Much has been made about a conflict between the perspective of the natural sciences and the Church’s teachings on original sin. There are no doubt challenges to contend with, but these are by no means overwhelming.
The most pronounced challenges are as follows:
- Who are our first parents?
- Monogenism versus polygenism.
- Was there suffering and death before the fall?
We will consider each in turn.
Who Are Our First Parents? In Contemporary Science and the Doctrine of Original Sin
Who were the first humans? Catholics can believe that the first man and woman evolved from previous species—from Homo erectus/Homo ergaster and then Homo heidelbergensis and then Homo neanderthalensis to the first species of Homo sapiens, and then to the second species of Homo sapiens (Homo sapiens sapiens).
It would be reasonable to assume that our first parents are connected with the initial emergence of Homo sapiens sapiens 200,000 years ago, but the only definitive criterion for their emergence is that they are the first to receive a unique transphysical soul from God, making them in His image and likeness, and giving them the twelve human capacities.
Must our first parents be associated with the second generation of Homo sapiens (Homo sapiens sapiens), or could they have been in the first generation of Homo sapiens—from which a subspecies (Homo sapiens Neanderthalensis—who interbred with Neanderthals) also emerged?
This is certainly possible because the only defining criterion for the first man and woman is that they are the first to have received a unique transphysical soul from God—and that they had progeny giving rise to the rest of humanity whose defining characteristic is the presence of that transphysical soul from God.
There is also established evidence that the whole of humanity today has one common female ancestor, named “Mitochondrial Eve,” whose mitochondrial DNA is integral to the genome of every human being around the world (without exception). Mitochondrial DNA is transmitted through mothers, but all human beings possess it. We also have a common male ancestor named “Y-chromosomal Adam,” who is the origin of the male “Y” chromosome.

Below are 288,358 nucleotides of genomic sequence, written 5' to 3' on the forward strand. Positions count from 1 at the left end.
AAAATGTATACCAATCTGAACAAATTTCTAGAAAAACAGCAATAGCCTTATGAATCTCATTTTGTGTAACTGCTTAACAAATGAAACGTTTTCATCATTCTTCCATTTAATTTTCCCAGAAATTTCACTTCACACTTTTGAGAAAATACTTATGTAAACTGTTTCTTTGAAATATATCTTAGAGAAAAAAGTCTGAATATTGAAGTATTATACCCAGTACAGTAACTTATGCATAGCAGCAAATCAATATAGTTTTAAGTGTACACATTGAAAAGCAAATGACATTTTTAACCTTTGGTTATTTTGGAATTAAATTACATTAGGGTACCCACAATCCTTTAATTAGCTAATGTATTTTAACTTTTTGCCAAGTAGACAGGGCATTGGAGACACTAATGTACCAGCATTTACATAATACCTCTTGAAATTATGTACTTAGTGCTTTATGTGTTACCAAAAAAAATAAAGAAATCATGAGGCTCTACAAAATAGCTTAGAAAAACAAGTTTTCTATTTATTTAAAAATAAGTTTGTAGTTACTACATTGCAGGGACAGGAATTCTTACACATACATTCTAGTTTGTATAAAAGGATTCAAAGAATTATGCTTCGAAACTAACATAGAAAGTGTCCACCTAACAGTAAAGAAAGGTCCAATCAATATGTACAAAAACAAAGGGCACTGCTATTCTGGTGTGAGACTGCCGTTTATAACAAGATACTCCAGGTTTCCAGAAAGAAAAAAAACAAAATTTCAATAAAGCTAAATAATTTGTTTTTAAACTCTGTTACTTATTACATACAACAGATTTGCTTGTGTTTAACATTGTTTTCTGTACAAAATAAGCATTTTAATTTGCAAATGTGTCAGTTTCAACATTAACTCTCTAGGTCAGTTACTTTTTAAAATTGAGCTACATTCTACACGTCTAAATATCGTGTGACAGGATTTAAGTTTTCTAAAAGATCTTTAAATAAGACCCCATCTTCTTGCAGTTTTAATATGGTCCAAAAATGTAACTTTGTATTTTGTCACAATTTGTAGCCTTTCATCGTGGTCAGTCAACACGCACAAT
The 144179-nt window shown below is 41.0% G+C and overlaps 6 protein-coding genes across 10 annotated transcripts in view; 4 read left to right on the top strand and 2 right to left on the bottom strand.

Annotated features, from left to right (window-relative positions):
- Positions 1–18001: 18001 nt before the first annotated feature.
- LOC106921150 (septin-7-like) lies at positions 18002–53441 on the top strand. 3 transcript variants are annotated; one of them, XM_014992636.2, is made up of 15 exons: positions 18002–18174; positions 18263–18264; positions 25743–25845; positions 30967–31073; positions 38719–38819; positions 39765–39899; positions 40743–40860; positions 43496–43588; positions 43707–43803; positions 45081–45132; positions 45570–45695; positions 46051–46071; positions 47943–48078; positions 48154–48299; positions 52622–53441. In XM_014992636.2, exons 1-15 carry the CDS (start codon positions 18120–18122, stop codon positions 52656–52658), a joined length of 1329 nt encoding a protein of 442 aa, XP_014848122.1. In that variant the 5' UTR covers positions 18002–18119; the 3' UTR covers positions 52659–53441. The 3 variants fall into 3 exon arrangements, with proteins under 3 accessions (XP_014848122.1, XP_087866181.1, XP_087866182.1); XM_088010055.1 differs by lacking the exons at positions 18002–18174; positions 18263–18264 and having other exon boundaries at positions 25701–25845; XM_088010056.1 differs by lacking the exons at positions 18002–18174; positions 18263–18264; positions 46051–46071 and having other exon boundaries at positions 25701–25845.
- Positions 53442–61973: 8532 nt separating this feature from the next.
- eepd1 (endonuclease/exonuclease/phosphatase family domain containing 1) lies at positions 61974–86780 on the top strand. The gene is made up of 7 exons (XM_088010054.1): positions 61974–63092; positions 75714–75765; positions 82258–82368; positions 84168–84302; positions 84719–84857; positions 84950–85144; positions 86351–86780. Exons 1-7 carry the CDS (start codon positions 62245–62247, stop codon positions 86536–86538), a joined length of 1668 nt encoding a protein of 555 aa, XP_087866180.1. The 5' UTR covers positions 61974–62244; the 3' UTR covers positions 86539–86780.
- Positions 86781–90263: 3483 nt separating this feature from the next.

Mitochondrial Eve and Y chromosome Adam probably lived around the same time. They came from a similar region (southwestern coastal Africa around the border between Angola and Namibia near the Atlantic Ocean).
Were these our first parents? Though it may be tempting to think so, we should not jump to this conclusion. Mitochondrial Eve may never have known Y chromosome Adam, and they may have come from different areas of the southwest African coastal region.
Again, the only criterion we have for the emergence of our first parents is God's infusion of a unique transphysical soul.
So What Might We Conclude about Our First Parents?
In addition to the fact that both of them had a unique transphysical soul from God, it seems likely that our first parents lived about 200,000 years ago in the southwest African coastal region near the Atlantic Ocean, and they are the first ancestors of the entire human race throughout the world.
Their progeny migrated out of Africa about 140,000 years later (60,000 years ago) to India, the Middle East, and southeastern Asia, and then to Central and Northern Asia, and then to Central and Northern Europe.
Approximately 20,000 years ago, during the last glacial maximum (when there was a land bridge connecting northern Siberia to Alaska due to precipitous drops in ocean levels), our ancestors made it over to the Americas—and within 1,000 years, made it to the southernmost tip of South America.
After that time, the agricultural revolution led to an explosion in population which has continued ever since.
Monogenism vs. Polygenism in Challenges to the Doctrine of Original Sin
The next common challenge of contemporary science and original sin is that of monogenism vs. polygenism.
“Monogenism” refers to the view that the first generation of human beings was one couple—a first man and a first woman. “Polygenism” refers to the view that the first generation of humans had more than one couple—which might be as many as thousands.
In the same encyclical in which Pope Pius XII allowed Catholics to believe in evolution, he seems to have proscribed belief in polygenism with these words:
“When there is a question of another conjectural opinion, namely, of polygenism so-called, then the sons of the Church in no way enjoy such freedom. For the faithful in Christ cannot accept this view, which holds that either after Adam there existed men on this earth, who did not receive their origin by natural generation from him, the first parent of all; or that Adam signifies some kind of multitude of first parents; for it is by no means apparent how such an opinion can be reconciled with what the sources of revealed truth and the acts of the magisterium of the Church teaches about original sin, which proceeds from a sin truly committed by one Adam, and which is transmitted to all by generation, and exists in each one as his own.” —Pope Pius XII